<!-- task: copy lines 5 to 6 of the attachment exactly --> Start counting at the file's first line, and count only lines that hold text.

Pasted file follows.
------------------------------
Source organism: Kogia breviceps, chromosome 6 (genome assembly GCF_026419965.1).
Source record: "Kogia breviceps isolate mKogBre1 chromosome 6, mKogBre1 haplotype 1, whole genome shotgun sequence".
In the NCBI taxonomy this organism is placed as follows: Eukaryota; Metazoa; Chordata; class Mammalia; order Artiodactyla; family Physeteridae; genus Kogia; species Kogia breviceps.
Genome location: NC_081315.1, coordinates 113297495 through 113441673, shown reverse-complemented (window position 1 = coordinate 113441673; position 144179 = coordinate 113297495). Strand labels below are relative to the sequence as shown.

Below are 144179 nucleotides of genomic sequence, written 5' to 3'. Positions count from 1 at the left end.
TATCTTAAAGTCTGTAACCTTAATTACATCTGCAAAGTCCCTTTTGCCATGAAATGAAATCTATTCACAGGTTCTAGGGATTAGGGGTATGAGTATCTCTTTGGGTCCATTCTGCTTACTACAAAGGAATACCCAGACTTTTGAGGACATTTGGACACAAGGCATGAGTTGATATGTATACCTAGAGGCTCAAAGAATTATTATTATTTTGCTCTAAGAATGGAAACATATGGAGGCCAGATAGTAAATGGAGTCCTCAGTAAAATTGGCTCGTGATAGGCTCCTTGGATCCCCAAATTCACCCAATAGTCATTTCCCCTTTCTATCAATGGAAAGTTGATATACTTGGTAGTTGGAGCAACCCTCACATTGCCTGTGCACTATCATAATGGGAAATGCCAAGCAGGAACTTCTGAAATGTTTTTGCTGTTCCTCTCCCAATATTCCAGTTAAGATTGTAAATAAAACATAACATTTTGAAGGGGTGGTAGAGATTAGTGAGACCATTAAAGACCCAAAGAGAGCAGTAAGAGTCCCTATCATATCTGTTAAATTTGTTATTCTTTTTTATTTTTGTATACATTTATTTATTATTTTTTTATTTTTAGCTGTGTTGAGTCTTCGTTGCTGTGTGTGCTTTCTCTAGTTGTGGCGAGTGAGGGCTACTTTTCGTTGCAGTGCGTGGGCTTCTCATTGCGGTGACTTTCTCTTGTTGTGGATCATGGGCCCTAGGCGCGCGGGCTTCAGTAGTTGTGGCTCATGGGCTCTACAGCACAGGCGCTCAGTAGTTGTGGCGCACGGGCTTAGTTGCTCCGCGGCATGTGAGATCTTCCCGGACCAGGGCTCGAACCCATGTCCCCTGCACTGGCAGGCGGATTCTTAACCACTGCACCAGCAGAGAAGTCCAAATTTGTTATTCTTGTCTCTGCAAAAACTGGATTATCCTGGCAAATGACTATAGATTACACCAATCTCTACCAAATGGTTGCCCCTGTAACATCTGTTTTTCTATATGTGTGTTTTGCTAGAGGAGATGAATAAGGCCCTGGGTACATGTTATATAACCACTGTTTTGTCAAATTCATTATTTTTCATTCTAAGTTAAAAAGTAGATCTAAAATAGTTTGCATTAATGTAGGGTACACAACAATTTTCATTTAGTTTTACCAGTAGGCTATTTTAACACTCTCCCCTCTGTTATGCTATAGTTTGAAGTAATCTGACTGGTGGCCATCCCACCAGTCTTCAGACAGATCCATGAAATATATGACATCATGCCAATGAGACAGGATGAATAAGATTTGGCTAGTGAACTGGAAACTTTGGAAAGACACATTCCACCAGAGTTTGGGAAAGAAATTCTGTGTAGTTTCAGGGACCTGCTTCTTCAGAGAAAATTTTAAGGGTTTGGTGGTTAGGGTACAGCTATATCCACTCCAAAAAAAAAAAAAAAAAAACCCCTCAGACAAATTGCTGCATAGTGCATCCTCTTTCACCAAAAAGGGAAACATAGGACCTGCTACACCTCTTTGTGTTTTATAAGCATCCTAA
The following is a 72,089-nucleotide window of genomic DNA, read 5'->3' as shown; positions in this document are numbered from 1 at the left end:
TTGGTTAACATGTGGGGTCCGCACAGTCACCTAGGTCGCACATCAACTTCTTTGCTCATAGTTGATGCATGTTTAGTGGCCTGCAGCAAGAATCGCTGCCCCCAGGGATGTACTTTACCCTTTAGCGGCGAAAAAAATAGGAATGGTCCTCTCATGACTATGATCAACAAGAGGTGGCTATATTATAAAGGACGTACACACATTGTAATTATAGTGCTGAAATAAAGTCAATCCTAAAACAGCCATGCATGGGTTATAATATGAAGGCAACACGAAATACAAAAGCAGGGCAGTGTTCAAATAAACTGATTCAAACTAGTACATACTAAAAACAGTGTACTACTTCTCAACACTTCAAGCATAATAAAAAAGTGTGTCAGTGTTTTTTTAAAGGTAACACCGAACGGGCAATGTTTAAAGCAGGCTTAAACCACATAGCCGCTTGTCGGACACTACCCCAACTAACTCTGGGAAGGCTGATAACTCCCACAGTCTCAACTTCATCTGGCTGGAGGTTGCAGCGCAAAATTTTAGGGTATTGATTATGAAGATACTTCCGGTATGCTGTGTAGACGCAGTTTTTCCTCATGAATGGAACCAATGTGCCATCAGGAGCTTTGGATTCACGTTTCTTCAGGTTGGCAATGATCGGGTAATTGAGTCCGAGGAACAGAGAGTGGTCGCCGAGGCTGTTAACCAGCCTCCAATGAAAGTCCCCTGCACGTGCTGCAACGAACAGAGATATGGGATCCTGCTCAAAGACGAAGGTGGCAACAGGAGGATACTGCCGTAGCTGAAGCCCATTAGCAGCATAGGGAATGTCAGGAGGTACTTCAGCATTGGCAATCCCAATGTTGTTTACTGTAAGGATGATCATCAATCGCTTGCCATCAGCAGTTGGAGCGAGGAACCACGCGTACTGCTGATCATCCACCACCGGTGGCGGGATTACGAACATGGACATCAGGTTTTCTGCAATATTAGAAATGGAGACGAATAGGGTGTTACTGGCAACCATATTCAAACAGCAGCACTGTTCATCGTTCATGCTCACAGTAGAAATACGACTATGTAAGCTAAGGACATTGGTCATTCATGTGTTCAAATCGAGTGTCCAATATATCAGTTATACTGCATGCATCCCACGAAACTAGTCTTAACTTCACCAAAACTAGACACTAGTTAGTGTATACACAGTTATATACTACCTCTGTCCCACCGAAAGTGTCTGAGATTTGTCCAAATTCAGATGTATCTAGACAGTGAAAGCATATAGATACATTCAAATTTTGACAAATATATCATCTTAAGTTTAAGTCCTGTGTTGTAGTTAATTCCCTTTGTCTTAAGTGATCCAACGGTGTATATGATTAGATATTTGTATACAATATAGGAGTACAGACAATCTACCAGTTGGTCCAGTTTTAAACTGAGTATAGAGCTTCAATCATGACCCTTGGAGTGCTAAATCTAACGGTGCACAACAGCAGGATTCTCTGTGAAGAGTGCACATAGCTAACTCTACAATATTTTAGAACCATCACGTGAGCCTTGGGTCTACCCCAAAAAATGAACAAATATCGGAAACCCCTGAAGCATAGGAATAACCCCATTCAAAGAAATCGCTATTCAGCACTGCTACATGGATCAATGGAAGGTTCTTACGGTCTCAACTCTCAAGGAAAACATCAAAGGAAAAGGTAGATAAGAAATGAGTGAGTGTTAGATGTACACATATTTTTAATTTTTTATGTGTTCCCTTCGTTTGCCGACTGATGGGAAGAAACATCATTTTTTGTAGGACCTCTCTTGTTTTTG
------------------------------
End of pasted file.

Below are 144179 nucleotides of genomic sequence, written 5' to 3'. Positions count from 1 at the left end.
TATCTTAAAGTCTGTAACCTTAATTACATCTGCAAAGTCCCTTTTGCCATGAAATGAAATCTATTCACAGGTTCTAGGGATTAGGGGTATGAGTATCTCTTTGGGTCCATTCTGCTTACTACAAAGGAATACCCAGACTTTTGAGGACATTTGGACACAAGGCATGAGTTGATATGTATACCTAGAGGCTCAAAGAATTATTATTATTTTGCTCTAAGAATGGAAACATATGGAGGCCAGATAGTAAATGGAGTCCTCAGTAAAATTGGCTCGTGATAGGCTCCTTGGATCCCCAAATTCACCCAATAGTCATTTCCCCTTTCTATCAATGGAAAGTTGATATACTTGGTAGTTGGAGCAACCCTCACATTGCCTGTGCACTATCATAATGGGAAATGCCAAGCAGGAACTTCTGAAATGTTTTTGCTGTTCCTCTCCCAATATTCCAGTTAAGATTGTAAATAAAACATAACATTTTGAAGGGGTGGTAGAGATTAGTGAGACCATTAAAGACCCAAAGAGAGCAGTAAGAGTCCCTATCATATCTGTTAAATTTGTTATTCTTTTTTATTTTTGTATACATTTATTTATTATTTTTTTATTTTTAGCTGTGTTGAGTCTTCGTTGCTGTGTGTGCTTTCTCTAGTTGTGGCGAGTGAGGGCTACTTTTCGTTGCAGTGCGTGGGCTTCTCATTGCGGTGACTTTCTCTTGTTGTGGATCATGGGCCCTAGGCGCGCGGGCTTCAGTAGTTGTGGCTCATGGGCTCTACAGCACAGGCGCTCAGTAGTTGTGGCGCACGGGCTTAGTTGCTCCGCGGCATGTGAGATCTTCCCGGACCAGGGCTCGAACCCATGTCCCCTGCACTGGCAGGCGGATTCTTAACCACTGCACCAGCAGAGAAGTCCAAATTTGTTATTCTTGTCTCTGCAAAAACTGGATTATCCTGGCAAATGACTATAGATTACACCAATCTCTACCAAATGGTTGCCCCTGTAACATCTGTTTTTCTATATGTGTGTTTTGCTAGAGGAGATGAATAAGGCCCTGGGTACATGTTATATAACCACTGTTTTGTCAAATTCATTATTTTTCATTCTAAGTTAAAAAGTAGATCTAAAATAGTTTGCATTAATGTAGGGTACACAACAATTTTCATTTAGTTTTACCAGTAGGCTATTTTAACACTCTCCCCTCTGTTATGCTATAGTTTGAAGTAATCTGACTGGTGGCCATCCCACCAGTCTTCAGACAGATCCATGAAATATATGACATCATGCCAATGAGACAGGATGAATAAGATTTGGCTAGTGAACTGGAAACTTTGGAAAGACACATTCCACCAGAGTTTGGGAAAGAAATTCTGTGTAGTTTCAGGGACCTGCTTCTTCAGAGAAAATTTTAAGGGTTTGGTGGTTAGGGTACAGCTATATCCACTCCAAAAAAAAAAAAAAAAAAACCCCTCAGACAAATTGCTGCATAGTGCATCCTCTTTCACCAAAAAGGGAAACATAGGACCTGCTACACCTCTTTGTGTTTTATAAGCATCCTAA